Classical music “revolutionaries” and middle-aged teenagers

From the way some of the po-mo middle-aged hipsters who pretend to promote a “revolution” in classical music talk, they’ve never heard of this guy. They’re as ignorant of Virgil Fox and his rhinestoned shoes, too.

I mean, Jesus. 1881. This whole “bring classical music to the masses” stuff has been around for a lot longer than those overgrown teenagers imagine. I tend to be tolerant and maybe a bit overprotective of youngsters anymore, but not of greybeards who pretend to be one of them. It’s understandable although annoying when a 17 year old thinks that just because they’ve felt a certain feeling for the first time that it’s the first time any human being ever felt it. But when you are approaching retirement age and are still completely disconnected from the history of your culture, and imagine that nothing of note happened in music before Woodstock, it’s pretty pathetic.

And in classical music, this attitude is even more so. We’re talking about a musical tradition that goes back about 800 or so years. Isn’t it a little too perfect that the “revolution” is poised to happen just as you happen to approach adulthood (or to have gotten tenure)? Even as they pretend to be knowledgeable about all of this, there is still a deeply buried, not even acknowledged, conviction that the “revolution” will happen just in time for them to get on the NY Times bestseller list by writing about it. It won’t. People have been writing books about culture and society — and topping the NYT list — for a long time now, and they will continue to do so as the years roll forward, whether there is a “revolution” or not.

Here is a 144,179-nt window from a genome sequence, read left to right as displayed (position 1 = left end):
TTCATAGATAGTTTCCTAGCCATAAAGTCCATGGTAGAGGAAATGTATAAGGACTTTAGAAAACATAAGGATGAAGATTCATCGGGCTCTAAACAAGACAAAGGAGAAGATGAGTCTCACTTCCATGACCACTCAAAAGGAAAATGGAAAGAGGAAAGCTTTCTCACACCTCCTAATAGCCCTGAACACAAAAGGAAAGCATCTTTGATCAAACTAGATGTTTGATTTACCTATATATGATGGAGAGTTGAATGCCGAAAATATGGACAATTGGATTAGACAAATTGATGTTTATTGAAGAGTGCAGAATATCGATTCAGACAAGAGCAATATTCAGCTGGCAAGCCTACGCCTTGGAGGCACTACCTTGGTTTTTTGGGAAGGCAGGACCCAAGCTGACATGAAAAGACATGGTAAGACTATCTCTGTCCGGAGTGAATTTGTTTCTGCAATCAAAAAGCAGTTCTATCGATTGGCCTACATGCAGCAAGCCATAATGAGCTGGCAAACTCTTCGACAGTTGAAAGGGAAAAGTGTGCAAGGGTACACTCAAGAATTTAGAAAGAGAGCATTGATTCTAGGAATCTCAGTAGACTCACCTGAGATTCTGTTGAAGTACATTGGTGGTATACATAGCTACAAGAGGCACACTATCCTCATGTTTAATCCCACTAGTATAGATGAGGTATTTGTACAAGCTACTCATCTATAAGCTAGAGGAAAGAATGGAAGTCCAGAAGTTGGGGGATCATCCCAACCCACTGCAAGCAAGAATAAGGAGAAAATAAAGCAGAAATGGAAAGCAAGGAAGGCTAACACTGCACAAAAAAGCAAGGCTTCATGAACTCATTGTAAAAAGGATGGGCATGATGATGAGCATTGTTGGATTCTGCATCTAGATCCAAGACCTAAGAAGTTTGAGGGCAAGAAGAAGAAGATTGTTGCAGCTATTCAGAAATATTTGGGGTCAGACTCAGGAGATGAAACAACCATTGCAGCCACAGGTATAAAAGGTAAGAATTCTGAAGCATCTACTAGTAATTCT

Meanwhile, the Arthur Fiedlers and Virgil Foxes of the world (although they may now be named Mark Wood and Zoe Keating) will continue to steam along nicely, selling out auditoriums and making ordinary people very happy.

It’s worth noting that in a great two-part interview with Berklee radio, Keating remarked that she has found herself “at war” with the music hipsters because her music is pretty and accessible. They always seem to attack those at the forefront of the revolution, and then — in all innocent disingenuousness — retroactively claim as Of The Tribe them three decades later. (Happened to the Beatles as well, and it’s starting to slowly happen to some other bands.)

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